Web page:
Google says it’s teaching old docs new tricks with today’s launch of Google Cloud Connect – a free service that slyly enables users of Microsoft Office applications to work together on the same documents online without needing Microsoft’s extra-cost SharePoint service, and encourages them to try the low-cost Google Apps.
(Google introduced the Cloud Connect service to Australian journalists yesterday after insisting they sign a non-disclosure agreement that expired at 4am today. But the NDA was extinguished, at least in the eyes of journos, when the story appeared on the Wall Street Journal Web site, and was quickly picked up by The Australian).
Google Cloud Connect for Microsoft Office lets two or more people work together on the same file at the same time in Microsoft Office 2003, 2007 or 2010 on Windows PCs; Mac Office users must await a future development.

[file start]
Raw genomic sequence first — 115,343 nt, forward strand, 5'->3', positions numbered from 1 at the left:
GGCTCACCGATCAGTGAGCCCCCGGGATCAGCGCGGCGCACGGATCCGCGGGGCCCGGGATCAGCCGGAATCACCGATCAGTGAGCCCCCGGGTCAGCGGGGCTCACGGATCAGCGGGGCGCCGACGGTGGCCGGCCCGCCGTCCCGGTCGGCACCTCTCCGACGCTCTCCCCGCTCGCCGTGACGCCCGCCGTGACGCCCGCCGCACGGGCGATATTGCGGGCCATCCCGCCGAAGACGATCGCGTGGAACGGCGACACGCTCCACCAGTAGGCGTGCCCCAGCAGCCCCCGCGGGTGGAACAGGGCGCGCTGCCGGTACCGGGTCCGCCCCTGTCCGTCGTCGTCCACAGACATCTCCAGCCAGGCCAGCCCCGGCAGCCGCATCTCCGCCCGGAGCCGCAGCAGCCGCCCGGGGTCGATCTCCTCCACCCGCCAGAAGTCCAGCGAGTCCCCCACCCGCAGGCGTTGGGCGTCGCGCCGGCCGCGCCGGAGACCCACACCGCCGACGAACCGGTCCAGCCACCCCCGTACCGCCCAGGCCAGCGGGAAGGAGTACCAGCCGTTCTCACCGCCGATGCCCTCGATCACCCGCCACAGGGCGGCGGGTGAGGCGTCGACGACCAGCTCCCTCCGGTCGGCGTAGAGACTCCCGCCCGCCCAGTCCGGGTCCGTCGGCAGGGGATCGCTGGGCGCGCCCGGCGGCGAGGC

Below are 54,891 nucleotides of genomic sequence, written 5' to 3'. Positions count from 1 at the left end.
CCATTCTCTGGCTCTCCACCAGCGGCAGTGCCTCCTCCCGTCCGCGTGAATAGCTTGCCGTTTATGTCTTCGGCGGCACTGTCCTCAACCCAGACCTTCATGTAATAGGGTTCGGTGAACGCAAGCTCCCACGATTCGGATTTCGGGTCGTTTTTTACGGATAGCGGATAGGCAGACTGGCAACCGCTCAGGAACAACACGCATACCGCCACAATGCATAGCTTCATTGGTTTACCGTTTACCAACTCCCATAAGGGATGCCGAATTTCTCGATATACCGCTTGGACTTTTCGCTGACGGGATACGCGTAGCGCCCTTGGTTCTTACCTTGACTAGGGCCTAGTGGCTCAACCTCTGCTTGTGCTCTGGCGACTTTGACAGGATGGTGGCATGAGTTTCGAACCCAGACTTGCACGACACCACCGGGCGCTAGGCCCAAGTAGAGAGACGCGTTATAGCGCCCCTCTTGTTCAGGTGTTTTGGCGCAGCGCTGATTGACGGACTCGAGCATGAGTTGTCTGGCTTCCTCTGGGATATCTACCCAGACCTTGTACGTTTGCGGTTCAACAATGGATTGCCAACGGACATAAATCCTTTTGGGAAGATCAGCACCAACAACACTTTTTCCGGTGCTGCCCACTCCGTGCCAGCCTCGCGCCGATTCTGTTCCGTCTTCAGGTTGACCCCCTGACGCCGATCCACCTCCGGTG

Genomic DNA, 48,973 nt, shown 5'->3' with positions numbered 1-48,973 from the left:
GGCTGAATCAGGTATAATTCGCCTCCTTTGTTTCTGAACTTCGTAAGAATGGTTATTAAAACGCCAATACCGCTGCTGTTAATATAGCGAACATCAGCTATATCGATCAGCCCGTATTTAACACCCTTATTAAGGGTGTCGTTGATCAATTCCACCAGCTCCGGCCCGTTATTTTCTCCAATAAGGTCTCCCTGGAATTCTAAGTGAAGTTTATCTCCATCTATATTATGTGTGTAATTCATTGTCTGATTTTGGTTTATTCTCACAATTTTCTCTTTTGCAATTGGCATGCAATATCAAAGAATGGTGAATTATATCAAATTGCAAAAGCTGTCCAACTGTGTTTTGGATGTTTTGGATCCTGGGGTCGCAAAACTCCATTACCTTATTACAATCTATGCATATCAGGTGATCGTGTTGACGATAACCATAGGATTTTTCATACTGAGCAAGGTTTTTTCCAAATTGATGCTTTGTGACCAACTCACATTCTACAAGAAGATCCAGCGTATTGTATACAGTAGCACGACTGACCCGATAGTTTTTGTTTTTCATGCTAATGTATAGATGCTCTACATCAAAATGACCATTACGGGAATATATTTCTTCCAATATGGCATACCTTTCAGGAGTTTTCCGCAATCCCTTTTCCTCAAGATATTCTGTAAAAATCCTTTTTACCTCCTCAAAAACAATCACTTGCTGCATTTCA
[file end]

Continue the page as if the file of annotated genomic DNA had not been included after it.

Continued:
The Office docs are transferred to Google’s servers – the “cloud” – where they can be accessed by multiple users who can edit them collaboratively in real-time.
In the Sydney demo, Anil Sabharwal ,Google A/NZ’s head of Apps product management, showed users in one office typing in a Word document, with the changes showing up instantly in another office. Users could also easily edit PowerPoint slides.
What’s the advantage over Office combined with SharePoint, Sabharwal was asked. He exclaimed simply: “This is free!”
It isn’t the only free thing going. With documents stored in Google’s cloud, it’s a pretty simple matter to move to Google Apps – and Google is making it even easier and cheaper with its “90-day Appsperience” offer which enables companies and groups to have a three-month free trial of Apps. Google Apps for Business normally costs $50 per user per month.